The next few months I’m sewing along with Kenneth D. King. A bunch of other talented seamsters and I have joined up to learn how to recreate our favorite jeans using Kenneth D. King’s Jean-ius class on Craftsy. Here’s a reflection on my efforts to sew well.
We are moving fast, ladies and gentlemen. This week Kenneth led the class through the actual making of the draft pattern. Though we were able to get through the first two lessons with only our jeans and basic supplies, this lesson we need quite a few fancy supplies. First, we need silk organza; it serves as the base for tracing the pattern from the jeans. Second, we need colored pencils; Berol Prismacolor is Kenneth’s preferred kind. As a side note here, I’ve had Prismacolor colored pencils since before high school. I loved art back then and went all the way up through the advanced placement art classes in high school, if you can believe it. Once I got to college and started taking too many science classes, art sort of disappeared from my life. It’s so fun to have it sneaking back in, even if it’s just to pull out my fancy colored pencils to trace a pattern from a pair of jeans onto silk organza. Third, we need a sleeve board. Well, we don’t actually need a sleeve board. In fact, I don’t own one, so I got by without one. But, it sure seems like life would be a wee bit easier with one.
The culmination of all of these supplies is a piece of silk organza that looks like it came out of a Japanese pattern book or a BurdaStyle magazine. It’s quite a thrill to hold up the piece of silk organza and realize all of those lines represent the pair of jeans you want to copy – and that they’re there because you put them there! You made the pattern!
But, we’re not done. We need to transfer the pattern to paper. We need more supplies for this process. So, continuing on with my counting – fourth, we need paper large enough to fit back pant pattern piece. Interestingly enough, Kenneth recommends banner paper. Fifth, we need tracing paper. Kenneth uses a small sheet of what looks like red wax paper. I have giant sheets that I got from Richard the Thread. Sixth, we need a tracing wheel. All of these tools allow us to quickly transfer the pattern pieces from the silk organza to paper.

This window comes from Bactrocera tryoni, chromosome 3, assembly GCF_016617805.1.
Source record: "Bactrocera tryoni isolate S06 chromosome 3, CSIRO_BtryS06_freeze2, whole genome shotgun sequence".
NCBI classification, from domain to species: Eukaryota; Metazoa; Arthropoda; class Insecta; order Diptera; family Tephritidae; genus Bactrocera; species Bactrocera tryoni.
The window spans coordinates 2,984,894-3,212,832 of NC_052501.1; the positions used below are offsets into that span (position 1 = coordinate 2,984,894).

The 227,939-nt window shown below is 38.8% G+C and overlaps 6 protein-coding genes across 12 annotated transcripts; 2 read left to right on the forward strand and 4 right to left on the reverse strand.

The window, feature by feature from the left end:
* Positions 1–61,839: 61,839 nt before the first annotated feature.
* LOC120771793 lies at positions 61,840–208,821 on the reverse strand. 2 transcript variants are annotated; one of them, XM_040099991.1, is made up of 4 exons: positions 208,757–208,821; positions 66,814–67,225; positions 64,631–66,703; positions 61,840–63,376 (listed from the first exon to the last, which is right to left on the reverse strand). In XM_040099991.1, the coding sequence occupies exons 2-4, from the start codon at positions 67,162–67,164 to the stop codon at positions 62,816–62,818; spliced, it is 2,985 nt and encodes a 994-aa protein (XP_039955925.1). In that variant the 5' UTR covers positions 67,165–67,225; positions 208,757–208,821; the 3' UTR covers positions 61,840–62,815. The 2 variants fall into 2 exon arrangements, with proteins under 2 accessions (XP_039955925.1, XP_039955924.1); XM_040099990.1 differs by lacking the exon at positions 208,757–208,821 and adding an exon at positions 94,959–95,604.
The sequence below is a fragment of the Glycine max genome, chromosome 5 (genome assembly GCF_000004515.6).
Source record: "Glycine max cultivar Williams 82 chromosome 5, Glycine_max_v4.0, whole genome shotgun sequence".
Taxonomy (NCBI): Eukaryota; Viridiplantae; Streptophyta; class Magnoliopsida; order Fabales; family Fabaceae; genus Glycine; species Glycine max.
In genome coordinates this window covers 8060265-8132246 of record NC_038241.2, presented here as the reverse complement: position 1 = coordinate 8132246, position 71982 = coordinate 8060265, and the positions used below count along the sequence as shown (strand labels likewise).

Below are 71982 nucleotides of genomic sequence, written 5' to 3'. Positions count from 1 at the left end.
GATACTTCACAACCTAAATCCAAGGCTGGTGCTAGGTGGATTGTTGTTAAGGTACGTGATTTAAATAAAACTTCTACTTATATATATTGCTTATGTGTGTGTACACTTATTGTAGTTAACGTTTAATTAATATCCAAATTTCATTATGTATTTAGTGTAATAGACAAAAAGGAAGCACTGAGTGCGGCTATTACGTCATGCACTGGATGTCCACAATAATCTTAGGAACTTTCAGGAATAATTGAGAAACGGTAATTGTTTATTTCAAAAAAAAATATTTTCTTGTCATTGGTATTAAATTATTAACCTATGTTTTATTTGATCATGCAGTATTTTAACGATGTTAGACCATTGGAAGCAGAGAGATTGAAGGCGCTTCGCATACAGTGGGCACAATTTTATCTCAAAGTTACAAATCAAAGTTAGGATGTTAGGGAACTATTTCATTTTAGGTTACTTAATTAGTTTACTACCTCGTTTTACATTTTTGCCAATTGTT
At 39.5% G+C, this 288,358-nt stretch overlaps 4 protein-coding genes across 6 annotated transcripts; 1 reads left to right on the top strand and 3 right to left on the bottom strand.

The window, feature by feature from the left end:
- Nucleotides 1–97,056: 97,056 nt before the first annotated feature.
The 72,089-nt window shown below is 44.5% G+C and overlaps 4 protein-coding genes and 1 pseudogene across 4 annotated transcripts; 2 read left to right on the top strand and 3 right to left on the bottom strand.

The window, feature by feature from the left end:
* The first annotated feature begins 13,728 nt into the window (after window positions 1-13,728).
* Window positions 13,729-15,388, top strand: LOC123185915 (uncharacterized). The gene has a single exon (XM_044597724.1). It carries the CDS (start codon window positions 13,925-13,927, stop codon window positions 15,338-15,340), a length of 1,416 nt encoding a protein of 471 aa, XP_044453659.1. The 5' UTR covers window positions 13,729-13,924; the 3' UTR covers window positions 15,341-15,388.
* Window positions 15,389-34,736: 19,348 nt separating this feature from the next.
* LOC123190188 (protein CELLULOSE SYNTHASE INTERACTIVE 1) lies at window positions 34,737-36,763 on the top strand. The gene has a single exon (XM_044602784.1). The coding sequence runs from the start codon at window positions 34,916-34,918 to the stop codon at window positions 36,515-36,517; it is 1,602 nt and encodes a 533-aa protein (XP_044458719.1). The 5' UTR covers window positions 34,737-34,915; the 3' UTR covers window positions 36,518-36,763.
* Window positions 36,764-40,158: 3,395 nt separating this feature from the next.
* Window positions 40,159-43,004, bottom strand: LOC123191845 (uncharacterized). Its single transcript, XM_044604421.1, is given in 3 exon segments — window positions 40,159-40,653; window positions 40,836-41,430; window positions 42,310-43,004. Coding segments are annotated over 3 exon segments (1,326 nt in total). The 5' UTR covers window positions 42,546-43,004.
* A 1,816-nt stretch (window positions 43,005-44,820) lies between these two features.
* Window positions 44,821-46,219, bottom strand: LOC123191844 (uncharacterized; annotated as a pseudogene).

Finally, with our pattern now on paper, we need a pencil and ruler so that we can true up all of the seams. Finally – we’re back to supplies all of us are likely to have in our homes. Even so, I did link to the ruler it looked like Kenneth King was using just in case you are curious. It was marked “Prof. King”, which makes me fairly certain it really is his ruler. Also, I feel like I should start calling him that in these little write ups! (If you’re really curious, here are what I think are the pins and pin caddy he’s using as well.)
Next Prof. King (what do you think?! Does it work?!) is going to walk through the making of the muslin so that we can check the fit of our pattern before we cut into the fashion fabric. See you in a week!
If you’re interested in taking this class yourself, follow this link for 40% off Jean-ius: Reverse Engineer Your Favorite Fit with Kenneth D. King.